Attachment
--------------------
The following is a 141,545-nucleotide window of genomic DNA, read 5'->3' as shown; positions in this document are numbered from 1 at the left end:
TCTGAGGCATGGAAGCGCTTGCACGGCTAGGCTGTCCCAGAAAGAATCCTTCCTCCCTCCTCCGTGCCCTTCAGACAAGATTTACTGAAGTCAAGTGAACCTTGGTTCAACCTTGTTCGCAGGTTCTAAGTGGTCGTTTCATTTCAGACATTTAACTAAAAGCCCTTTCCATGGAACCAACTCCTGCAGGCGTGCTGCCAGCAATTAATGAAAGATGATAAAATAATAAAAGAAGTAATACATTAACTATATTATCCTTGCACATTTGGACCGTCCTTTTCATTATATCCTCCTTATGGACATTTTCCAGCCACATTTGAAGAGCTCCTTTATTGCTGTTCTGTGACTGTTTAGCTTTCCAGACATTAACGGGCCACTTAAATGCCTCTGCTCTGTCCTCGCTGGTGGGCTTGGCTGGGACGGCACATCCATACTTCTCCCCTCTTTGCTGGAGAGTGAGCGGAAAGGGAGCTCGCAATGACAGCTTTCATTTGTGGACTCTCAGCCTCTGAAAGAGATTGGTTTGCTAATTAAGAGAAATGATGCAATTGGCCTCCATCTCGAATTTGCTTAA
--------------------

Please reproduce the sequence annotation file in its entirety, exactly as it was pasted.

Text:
The following is a 141,545-nucleotide window of genomic DNA, read 5'->3' as shown; positions in this document are numbered from 1 at the left end:
TCTGAGGCATGGAAGCGCTTGCACGGCTAGGCTGTCCCAGAAAGAATCCTTCCTCCCTCCTCCGTGCCCTTCAGACAAGATTTACTGAAGTCAAGTGAACCTTGGTTCAACCTTGTTCGCAGGTTCTAAGTGGTCGTTTCATTTCAGACATTTAACTAAAAGCCCTTTCCATGGAACCAACTCCTGCAGGCGTGCTGCCAGCAATTAATGAAAGATGATAAAATAATAAAAGAAGTAATACATTAACTATATTATCCTTGCACATTTGGACCGTCCTTTTCATTATATCCTCCTTATGGACATTTTCCAGCCACATTTGAAGAGCTCCTTTATTGCTGTTCTGTGACTGTTTAGCTTTCCAGACATTAACGGGCCACTTAAATGCCTCTGCTCTGTCCTCGCTGGTGGGCTTGGCTGGGACGGCACATCCATACTTCTCCCCTCTTTGCTGGAGAGTGAGCGGAAAGGGAGCTCGCAATGACAGCTTTCATTTGTGGACTCTCAGCCTCTGAAAGAGATTGGTTTGCTAATTAAGAGAAATGATGCAATTGGCCTCCATCTCGAATTTGCTTAA